Tuesday 7 May 2019

Romantic Christianity is micro-macro knowledge

Romantic Christianity can be seen as in terms of a micro- and macro- level of experiencing reality.

Romantic refers to the micro, moment to moment, daily experiencing of our own personal life. The great impulse towards romanticism is alienation - that experience of life as shallow, mundane, impersonal, meaningless, uninvolving, irrelevant...

Stuff like bureaucracy, the mass media, the world of organisations and corporations; the bleak oppression of modern cities, modernist art and architecture. Feeling dead inside, cut-off from life.

We seek a Romantic cure for alienation. We seek involvement, participation - we want to be in-life, involved-by life, part-of life.

And this is a micro business; we are Not talking about big schemes and general plans - we crave this as soon as we wake up, here-and-now and whenever we think about it, and all kinds of situations.

By contrast, normal, mainstream, classical Christianity typically references the macro-scale, the Big Picture - it is about the overall nature and organisation of reality; creation, orders of being. The nature and relations of God, Christ, angels and men.

Christianity is about meaning and purpose; how things cohere and where they are going - and how we each fit-into the evolving pattern.

Without Romanticism, macro-Christianity is too remote, abstract and generalised to satisfy our micro-needs - it is analogous to politics without psychology; material without mind.

And without Christianity, Romanticism is disconnected from that which makes it really-real - it becomes just a matter of momentary and subjective 'states of mind'; with no conception of where these states of mind are going, or why states of mind have any value.

Conversely; Christians are prone to suppose that the Big Picture is all that really matters - that following Jesus is wholly about salvation, and not-at-all about theosis (i.e. aiming to become more divine during mortal life).

But the Fourth Gospel shows us that the Big Picture is only of value when personally and actively loved, affiliated-to, trusted, had-faith-in. The specific and unique individual - his experience, learning, choices; is an indispensable component of the Christian scheme - a part of The Universe.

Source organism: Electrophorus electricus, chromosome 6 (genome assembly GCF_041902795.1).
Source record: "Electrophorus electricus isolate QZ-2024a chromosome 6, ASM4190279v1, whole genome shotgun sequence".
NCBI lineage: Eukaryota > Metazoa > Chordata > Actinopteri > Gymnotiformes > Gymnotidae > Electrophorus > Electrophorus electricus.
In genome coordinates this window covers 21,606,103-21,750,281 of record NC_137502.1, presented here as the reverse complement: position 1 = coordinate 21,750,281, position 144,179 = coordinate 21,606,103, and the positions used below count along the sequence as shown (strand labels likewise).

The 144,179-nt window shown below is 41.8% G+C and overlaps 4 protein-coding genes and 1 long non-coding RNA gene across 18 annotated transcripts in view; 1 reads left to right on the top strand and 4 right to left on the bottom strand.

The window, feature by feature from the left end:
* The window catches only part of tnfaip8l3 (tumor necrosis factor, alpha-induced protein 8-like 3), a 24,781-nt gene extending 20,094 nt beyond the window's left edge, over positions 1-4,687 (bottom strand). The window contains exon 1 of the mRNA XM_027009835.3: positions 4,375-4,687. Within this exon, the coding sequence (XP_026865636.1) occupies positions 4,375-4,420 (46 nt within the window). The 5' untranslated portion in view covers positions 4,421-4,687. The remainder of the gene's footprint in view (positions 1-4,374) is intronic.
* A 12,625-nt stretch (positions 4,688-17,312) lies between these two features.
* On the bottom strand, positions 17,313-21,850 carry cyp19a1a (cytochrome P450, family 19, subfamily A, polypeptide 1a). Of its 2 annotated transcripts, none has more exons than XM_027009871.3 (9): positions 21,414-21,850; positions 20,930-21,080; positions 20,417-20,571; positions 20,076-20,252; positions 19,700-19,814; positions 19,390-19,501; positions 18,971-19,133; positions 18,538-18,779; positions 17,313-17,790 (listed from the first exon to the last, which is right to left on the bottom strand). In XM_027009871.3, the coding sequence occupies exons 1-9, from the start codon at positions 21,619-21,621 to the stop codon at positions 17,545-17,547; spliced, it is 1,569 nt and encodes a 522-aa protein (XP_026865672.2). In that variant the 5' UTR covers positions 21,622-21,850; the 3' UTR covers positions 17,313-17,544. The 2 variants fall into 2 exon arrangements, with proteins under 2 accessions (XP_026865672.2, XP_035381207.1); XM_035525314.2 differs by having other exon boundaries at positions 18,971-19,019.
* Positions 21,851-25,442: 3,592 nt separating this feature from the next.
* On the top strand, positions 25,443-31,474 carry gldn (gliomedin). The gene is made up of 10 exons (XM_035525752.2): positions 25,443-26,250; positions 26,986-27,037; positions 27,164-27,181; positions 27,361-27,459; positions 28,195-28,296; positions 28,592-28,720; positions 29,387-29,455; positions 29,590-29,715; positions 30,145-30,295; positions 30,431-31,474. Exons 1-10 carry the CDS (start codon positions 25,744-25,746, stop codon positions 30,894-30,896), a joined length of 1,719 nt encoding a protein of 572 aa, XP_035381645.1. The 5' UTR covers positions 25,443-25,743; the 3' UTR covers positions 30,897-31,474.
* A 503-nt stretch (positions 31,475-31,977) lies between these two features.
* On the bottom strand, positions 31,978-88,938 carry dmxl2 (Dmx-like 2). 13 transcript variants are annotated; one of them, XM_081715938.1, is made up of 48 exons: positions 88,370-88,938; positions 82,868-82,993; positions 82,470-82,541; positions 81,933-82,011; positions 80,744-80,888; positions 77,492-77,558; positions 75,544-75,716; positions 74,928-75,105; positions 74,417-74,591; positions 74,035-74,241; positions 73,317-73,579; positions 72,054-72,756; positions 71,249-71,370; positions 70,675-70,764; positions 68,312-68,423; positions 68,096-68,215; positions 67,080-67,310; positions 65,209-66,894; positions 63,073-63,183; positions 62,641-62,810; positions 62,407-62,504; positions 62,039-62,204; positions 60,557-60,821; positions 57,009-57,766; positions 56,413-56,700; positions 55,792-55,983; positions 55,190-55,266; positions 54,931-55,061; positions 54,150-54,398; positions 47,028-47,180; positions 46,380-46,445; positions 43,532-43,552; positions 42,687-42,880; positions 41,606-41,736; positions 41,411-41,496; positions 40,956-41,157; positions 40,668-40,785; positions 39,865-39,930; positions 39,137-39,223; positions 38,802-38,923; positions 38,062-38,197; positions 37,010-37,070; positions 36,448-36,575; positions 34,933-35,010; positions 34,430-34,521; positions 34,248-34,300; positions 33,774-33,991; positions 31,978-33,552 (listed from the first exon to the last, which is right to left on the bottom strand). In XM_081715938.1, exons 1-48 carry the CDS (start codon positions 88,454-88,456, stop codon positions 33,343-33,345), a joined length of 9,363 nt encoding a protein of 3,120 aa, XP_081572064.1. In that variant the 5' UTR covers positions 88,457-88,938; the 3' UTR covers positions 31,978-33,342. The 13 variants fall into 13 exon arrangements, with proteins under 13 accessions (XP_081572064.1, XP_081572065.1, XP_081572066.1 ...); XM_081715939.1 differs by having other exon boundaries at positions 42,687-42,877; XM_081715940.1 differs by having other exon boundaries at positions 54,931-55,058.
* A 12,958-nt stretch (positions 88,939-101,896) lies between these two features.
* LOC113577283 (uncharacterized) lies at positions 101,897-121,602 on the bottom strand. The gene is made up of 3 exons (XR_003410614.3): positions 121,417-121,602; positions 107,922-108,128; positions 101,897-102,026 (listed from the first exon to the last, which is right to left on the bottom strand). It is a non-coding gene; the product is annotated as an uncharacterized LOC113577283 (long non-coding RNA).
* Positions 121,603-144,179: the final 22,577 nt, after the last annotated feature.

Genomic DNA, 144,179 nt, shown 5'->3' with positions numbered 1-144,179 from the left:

Of course, ultimately the division into micro and macro, and the distinction between Romanticism and Christianity is artificial - since both are perspectives, ways of knowing the same indivisible one-ness.

However, I have often observed a tendency for rejection of one or the other - for the Romantic to reject the need-for and reality-of the Big Picture (to regard Christianity as getting-in-the-way, blocking enlightenment); for Christians to regard a Romantic yearning for 'participation' as merely a snare and a sin (better done-without).

But I am convinced that both are not only beneficial but necessary; and that any attempt to grasp one without the other will fail. Romantic Christianity is not just desirable, but necessary.


Francis Berger said...

This post provides a good explanation for my own personal experience. I grew up a cultural Catholic. Then in my twenties and early-thirties I was mostly driven by romantic notions without any solid grounding in Christianity. After my son was born, I abandoned my romantic inclinations and dove back hard into Catholicism, but I couldn't sustain that for a variety of reasons, some of which you mention here. In summary, I oscillated between micro and macro. I was either one or the other and bounced back and forth between the two.

It's only in the past four or five years that I have begun to approach life from a Romantic Christian perspective(micro/macro) - though I did not think about it as Romantic Christianity per se until quite recently (thanks to your writing on this blog).

Bruce Charlton said...

@Francis - Very interesting trajectory!

I went through various attempts in the relatively short time since I became a Christian. Early on, I hoped that I could look-forward to the macro encompassing the micro. This has happened at a few points in history - perhaps the Eastern Roman (Byzantine) empire was the most suatined example, when there was a total lived form of Christian life.

But in this was only possible by the individual immersing and dissolving himself in the social, a total identification with social role, which I don't don't reagrd as A Good Thing. Anyway, this is not nowadays happening anywhere in the world, and is almost certainly irrecoverable.

We must try to move forwards to something unprecedented; and must do so each as an active, questing individual.